Across the globe, when everything starts to bloom after a long winter season, people experience hayfever or other seasonal allergies. This can be more than just an annoyance to people. Rather, hayfever and other allergies can seriously impact on what they can and can not do. For some, the root of the problem could be their gut health.
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Are Hay Fever and Gut Health Related? | Leaky Gut
Okay, you may be asking the question “What does got health have to do with hayfever or seasonal allergies?” After all, the allergic response seems to be all in your head. However, there is probably a stronger connection between the two than you might think.
According to Dr. Joseph Mercola, “Besides being associated with inflammatory bowel diseases like Crohn’s and ulcerative colitis, or celiac disease, leaky gut can also be a contributing factor to allergies.”
If you haven’t heard the term leaky gut, it basically means that large particles pass through the walls of your digestive system.
What Are Allergies / Hayfever and How to Do They Tie to Gut Health?
Allergies and hayfever are an inappropriate defensive response to pollen and other substances.
It’s true that pollens can be extremely irritating. When you look at them under a microscope, some look like medieval torture devices. The drift into your nose and hang out around your eyes just to torment you.
Your body wants to rid itself of irritants. Soon there is an increase in mucus production to help rinse your sinuses and pull the offending pollen away. Then, a tickle might develop which will lead to a sneeze that helps to expel the mucus and embedded pollen.
This process is not really an allergy. It is just your body taking care of housekeeping.
Some individuals discover that their hayfever problem or even asthma is tied by food allergies. It seems like the inflammation caused by an allergy to specific foods or food groups becomes contagious and spreads to the respiratory system.
Guess where food allergies begin? In the gut.
When your intestinal lining loses integrity or leaky gut syndrome, it allows incompletely digested food particles into your bloodstream. Your immune system doesn’t recognize these too-large particles as nutrients, so they’re considered to be invaders. Your body proceeds to attack and dispose of those invaders.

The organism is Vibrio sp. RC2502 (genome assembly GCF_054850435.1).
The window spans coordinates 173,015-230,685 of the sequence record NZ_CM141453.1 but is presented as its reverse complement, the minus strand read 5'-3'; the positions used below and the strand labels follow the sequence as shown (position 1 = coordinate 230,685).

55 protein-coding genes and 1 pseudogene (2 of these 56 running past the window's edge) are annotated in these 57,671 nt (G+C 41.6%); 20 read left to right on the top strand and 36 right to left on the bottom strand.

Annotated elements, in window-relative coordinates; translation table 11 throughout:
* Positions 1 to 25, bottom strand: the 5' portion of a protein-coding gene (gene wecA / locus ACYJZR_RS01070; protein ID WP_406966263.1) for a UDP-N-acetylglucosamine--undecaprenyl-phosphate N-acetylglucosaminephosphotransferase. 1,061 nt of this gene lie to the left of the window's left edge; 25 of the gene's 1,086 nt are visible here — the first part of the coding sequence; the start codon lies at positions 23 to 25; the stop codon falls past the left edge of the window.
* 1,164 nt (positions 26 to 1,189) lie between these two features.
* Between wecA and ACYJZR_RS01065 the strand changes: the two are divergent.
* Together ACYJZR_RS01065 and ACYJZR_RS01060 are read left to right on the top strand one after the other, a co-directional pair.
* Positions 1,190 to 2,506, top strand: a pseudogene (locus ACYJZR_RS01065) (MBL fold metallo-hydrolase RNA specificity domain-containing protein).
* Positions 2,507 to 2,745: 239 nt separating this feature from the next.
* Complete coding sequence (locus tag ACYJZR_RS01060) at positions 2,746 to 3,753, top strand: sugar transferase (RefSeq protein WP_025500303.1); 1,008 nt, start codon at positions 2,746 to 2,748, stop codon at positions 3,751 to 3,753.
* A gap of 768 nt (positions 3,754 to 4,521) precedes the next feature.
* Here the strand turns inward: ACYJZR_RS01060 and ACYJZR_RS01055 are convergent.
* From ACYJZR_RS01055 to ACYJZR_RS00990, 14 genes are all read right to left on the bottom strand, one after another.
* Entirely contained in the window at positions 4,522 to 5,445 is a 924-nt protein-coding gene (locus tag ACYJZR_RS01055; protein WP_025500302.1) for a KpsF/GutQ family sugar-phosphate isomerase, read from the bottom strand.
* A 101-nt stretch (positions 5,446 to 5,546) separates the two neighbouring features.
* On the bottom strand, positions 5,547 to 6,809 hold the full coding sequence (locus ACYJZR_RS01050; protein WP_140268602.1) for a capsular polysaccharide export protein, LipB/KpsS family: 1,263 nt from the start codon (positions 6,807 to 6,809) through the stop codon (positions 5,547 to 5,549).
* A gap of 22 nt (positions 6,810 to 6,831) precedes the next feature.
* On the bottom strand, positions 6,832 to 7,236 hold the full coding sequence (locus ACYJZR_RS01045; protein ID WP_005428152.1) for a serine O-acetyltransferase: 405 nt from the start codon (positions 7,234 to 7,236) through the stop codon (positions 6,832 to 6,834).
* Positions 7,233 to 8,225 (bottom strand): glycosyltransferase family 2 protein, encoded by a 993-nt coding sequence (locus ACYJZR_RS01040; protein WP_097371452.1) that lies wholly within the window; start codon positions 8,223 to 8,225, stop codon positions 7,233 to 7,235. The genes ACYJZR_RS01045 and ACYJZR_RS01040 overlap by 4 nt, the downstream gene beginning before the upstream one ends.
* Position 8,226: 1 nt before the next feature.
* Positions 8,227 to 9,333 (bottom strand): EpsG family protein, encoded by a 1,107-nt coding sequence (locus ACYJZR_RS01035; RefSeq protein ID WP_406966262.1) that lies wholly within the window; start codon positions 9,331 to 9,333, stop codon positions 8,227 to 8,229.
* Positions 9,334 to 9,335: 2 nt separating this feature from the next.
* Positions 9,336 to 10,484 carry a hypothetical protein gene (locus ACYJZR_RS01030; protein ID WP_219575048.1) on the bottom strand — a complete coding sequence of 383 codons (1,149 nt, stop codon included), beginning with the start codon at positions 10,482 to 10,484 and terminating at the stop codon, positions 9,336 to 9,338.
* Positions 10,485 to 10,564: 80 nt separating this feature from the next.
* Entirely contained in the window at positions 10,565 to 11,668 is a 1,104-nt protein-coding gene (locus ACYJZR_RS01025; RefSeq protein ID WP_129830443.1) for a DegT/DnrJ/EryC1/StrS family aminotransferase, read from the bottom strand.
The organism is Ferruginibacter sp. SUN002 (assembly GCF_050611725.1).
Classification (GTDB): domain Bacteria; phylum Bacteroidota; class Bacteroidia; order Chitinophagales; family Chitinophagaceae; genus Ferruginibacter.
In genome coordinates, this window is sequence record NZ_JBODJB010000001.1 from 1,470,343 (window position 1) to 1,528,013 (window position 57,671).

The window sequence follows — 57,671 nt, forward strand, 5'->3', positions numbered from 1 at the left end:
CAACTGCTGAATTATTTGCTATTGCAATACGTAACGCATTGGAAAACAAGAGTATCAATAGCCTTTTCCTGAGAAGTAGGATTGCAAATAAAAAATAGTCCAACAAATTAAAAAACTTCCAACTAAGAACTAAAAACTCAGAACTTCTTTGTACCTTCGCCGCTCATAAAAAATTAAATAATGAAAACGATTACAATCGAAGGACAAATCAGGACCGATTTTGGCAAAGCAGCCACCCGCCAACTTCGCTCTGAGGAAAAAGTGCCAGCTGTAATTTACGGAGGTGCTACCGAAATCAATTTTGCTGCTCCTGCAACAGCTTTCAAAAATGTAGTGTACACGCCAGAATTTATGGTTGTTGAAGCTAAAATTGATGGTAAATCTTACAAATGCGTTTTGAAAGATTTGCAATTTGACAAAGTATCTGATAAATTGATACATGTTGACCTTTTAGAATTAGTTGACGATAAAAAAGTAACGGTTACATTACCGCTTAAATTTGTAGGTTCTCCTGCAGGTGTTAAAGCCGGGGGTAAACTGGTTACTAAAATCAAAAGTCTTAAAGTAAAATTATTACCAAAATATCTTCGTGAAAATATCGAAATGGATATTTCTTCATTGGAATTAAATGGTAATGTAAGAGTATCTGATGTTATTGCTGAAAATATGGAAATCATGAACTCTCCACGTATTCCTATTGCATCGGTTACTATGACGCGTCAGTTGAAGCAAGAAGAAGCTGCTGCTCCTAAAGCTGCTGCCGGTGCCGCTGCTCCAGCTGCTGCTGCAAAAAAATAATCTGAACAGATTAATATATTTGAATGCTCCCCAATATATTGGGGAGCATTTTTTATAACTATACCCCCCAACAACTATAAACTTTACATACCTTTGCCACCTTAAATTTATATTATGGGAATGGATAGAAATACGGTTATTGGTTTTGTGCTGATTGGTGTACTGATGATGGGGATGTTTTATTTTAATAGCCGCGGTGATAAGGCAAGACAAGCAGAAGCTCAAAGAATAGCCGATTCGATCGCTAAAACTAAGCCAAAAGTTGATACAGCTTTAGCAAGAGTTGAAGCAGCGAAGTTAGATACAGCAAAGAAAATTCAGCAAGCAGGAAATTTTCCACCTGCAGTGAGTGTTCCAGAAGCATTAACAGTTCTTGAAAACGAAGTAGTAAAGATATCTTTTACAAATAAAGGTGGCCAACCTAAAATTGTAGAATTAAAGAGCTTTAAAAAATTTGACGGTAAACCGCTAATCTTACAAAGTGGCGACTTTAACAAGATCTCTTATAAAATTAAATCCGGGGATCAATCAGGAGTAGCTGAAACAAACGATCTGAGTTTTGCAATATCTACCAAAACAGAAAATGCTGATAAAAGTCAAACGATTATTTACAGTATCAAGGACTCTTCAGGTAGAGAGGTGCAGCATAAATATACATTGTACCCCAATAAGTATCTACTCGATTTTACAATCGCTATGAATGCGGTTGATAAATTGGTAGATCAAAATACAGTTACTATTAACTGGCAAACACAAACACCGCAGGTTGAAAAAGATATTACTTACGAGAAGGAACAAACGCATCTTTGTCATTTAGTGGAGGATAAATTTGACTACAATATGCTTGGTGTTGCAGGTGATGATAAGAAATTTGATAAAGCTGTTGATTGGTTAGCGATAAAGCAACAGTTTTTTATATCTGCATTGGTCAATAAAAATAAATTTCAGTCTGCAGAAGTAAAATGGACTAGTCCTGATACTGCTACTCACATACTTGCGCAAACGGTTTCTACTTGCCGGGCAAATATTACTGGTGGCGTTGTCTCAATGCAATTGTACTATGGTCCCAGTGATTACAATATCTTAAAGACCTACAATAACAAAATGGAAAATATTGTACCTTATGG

It also creates antibodies to those particles. These are sort of like the FBI’s most wanted list, so the immune system can quickly identify and subdue these substances, should they ever decide to invade again.
From Dr. Mercola again: about a third of seasonal allergy sufferers have Oral Allergy Syndrome. Sometimes your immune system is fooled by similar looking proteins. So when a pollen molecule is structurally similar to a food molecule you’re already allergic to, Your immune system looks at the protein molecule and says, ‘Close enough!’ and attacks it.
Holistic Approach to Treating Allergies | Gut Health
Most doctors who treat allergies holistically will want to reduce the allergic threshold by using an elimination diet. Because adverse reactions can be delayed sometimes, it’s recommended to stay on the special diet for at least 10 days to properly narrow the field.
The top ten common food allergens you may want to avoid:
Eggs, fish, shellfish, nuts and peanuts will usually have an immediate reaction.
Milk, chocolate, wheat, citrus fruits, and artificial colorings often have a delayed reaction.
The American Academy of Allergy, Asthma & Immunology recommends using a Neti pot to irrigate your sinuses daily with saline solution. This safely flushes out pollen and other irritants. Though it won’t cure your allergies, it can help with symptoms, taking some of the pressure off while you’re getting to the root of the problem.
Do you suffer from a leaky gut or related symptoms?
Is hayfever or allergies an annual nemesis?
Resources on Hayfever and Gut Health